Like all discipleship, this is not meant to be a solo undertaking. In some communities you may need to take leadership in this arena.
Discipleship In Community Following Christ is a community matter. Learning to love God with all our minds is no different than learning to love him in any other way: we weren’t meant to go it alone. The famous passage on renewing of our minds, Romans 12:1-2, is followed immediately by extended teaching on life in Christian community. If I may be permitted to skip one verse for a moment, Romans 12:4-5 reads,
For as in one body we have many members, and the members do not all have the same function, so we, though many, are one body in Christ, and individually members one of another.
And that introduces five chapters’ worth of instruction on life in the body. The verse I skipped there might be of special interest, actually, to Christians who tend to be more interested in the life of the mind:
For by the grace given to me I say to everyone among you not to think of himself more highly than he ought to think, but to think with sober judgment, each according to the measure of faith that God has assigned.
Intellectual interests too often are paired with a sense of intellectual superiority. Of course we are all different and have different gifts, but this is according to God’s grace, and it means all believers are gifted by God, though not all in the same way (Romans 12:6-8):
Having gifts that differ according to the grace given to us, let us use them: if prophecy, in proportion to our faith; if service, in our serving; the one who teaches, in his teaching; the one who exhorts, in his exhortation; the one who contributes, in generosity; the one who leads, with zeal; the one who does acts of mercy, with cheerfulness.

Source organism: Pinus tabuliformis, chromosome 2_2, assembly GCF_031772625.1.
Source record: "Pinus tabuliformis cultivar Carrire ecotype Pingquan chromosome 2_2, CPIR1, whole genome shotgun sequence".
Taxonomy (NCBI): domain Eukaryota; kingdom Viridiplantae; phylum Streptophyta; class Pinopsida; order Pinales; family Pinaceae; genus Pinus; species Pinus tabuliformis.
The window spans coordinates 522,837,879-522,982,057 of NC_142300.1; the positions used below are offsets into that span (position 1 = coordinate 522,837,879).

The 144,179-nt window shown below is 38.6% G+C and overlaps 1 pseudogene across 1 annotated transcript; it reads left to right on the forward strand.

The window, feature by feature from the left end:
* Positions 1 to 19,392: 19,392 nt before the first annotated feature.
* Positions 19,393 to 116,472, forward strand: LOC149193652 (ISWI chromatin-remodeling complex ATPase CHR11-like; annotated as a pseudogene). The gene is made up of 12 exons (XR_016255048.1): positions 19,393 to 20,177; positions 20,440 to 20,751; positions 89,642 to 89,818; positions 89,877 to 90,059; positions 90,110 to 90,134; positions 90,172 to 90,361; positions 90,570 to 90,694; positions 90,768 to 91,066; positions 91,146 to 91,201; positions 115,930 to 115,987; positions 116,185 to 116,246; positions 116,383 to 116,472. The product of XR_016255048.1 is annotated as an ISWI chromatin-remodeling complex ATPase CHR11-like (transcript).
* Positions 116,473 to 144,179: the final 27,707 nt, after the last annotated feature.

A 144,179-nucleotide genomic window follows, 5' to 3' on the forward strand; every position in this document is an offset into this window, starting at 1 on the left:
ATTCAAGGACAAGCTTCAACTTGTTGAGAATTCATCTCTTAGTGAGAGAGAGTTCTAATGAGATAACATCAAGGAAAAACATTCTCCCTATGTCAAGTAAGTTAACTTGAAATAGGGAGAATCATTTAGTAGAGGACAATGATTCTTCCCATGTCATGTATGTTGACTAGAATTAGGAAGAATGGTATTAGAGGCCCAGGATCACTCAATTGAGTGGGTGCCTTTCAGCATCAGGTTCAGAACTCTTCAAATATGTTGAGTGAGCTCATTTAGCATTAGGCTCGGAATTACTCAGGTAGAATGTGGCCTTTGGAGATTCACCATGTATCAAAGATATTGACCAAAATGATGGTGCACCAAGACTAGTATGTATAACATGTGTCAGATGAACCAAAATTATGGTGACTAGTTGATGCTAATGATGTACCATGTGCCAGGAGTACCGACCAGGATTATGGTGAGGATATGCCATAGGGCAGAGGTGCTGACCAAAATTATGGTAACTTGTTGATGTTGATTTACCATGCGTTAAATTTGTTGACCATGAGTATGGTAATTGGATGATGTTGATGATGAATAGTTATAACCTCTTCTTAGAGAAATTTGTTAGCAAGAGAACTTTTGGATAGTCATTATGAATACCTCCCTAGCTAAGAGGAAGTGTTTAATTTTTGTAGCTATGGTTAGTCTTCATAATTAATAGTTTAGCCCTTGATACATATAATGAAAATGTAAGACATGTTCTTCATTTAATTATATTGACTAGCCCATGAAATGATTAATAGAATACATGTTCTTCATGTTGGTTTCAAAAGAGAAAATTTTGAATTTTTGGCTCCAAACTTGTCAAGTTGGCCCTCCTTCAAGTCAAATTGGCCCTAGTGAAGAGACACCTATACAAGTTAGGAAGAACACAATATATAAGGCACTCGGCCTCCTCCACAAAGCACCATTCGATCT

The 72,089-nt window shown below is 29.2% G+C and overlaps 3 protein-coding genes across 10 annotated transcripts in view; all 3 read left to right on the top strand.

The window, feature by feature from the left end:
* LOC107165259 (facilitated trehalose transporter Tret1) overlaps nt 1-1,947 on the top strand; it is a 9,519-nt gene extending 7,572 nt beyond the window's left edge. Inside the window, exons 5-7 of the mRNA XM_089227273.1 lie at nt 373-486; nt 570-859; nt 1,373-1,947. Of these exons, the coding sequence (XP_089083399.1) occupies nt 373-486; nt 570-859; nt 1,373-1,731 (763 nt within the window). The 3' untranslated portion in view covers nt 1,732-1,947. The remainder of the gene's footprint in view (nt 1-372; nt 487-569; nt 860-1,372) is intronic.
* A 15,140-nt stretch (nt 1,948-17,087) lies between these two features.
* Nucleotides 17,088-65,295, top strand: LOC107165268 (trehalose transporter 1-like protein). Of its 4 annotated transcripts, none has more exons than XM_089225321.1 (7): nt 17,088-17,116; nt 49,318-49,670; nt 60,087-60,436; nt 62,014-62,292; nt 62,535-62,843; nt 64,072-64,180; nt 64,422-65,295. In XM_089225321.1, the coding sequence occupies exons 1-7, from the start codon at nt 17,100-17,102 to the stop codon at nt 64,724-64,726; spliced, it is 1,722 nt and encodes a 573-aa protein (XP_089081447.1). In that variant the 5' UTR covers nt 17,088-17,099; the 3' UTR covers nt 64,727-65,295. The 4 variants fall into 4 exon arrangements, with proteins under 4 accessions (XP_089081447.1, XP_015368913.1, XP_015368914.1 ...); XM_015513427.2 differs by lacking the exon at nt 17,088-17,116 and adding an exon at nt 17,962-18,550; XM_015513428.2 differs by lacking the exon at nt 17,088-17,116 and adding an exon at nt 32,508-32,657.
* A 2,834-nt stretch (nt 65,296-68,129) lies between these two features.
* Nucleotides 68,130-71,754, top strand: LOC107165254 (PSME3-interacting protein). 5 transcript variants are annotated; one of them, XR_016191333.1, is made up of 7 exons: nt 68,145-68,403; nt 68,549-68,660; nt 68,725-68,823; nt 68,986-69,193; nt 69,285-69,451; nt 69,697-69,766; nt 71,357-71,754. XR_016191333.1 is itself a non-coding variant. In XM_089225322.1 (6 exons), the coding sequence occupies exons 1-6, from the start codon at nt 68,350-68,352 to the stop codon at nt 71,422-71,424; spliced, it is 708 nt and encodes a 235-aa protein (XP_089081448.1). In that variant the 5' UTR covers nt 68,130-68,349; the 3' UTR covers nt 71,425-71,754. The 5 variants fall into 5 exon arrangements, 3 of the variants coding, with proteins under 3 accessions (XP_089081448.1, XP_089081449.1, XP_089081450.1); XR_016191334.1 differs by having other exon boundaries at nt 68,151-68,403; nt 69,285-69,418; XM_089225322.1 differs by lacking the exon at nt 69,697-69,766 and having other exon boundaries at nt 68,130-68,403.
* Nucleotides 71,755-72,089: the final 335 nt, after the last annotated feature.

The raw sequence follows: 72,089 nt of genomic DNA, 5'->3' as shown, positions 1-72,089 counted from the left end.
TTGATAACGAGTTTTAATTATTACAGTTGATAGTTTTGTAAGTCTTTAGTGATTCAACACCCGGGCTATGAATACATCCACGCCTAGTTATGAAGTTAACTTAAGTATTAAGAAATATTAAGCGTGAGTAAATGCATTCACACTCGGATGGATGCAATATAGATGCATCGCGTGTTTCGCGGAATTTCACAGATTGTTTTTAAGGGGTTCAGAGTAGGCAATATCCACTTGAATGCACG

Paul goes on to mark the real point (Romans 12:9-11):
Let love be genuine. Abhor what is evil; hold fast to what is good. Love one another with brotherly affection. Outdo one another in showing honor.Do not be slothful in zeal, be fervent in spirit, serve the Lord.
In terms of our relationship with the community of believers, all discipleship has one purpose: serving in love.
Building Up One Another We grow in community by building one another up: encouraging, exhorting, teaching one another in love. An unexercised mind will grow flabby. We need to test and challenge each other with the genuine difficulties of the Bible and culture.
Now, I wish I had some really excellent examples from local churches to tell you about. I have heard of them: a church in Winchester, Virginia, and another one in McLean where mind-discipleship is taken seriously. I know they exist; but I have not had much direct experience with such churches. There are several in my current church with a zeal for this, but finding opportunities for real fellowship on this level has not always been easy. The typical adult Protestant Sunday School is misnamed, in my view: if it were really school, there would be more obvious interest in expanding members’ horizons of knowledge. Quizzes, anyone? But no.
Taking Leadership This is why I have suggested you may have to take leadership. My wife and I have led one Truth Project group and are in the middle of a second one. The fellowship there is outstanding. If you have opportunity to join a group or to be trained in leading it, don’t miss it! You could also start a study group or a (real) Sunday School class on some more challenging material, like anything from C.S. Lewis, Keller’s The Reason for God, Grudem’s Systematic Theology, or any of Strobel’s books on apologetics. I’ve heard excellent things about Reasonable Faith chapters, too, though I have not seen any first-hand.
The Broader Community Fellowship may be broader than one’s own church. You might try going to an apologetics conference, like the one coming up in just a few days in Chesapeake, Virginia. Finally, there is the online community: not the real thing, but a proxy version of it, and a place to connect with people with special interests in particular topics.
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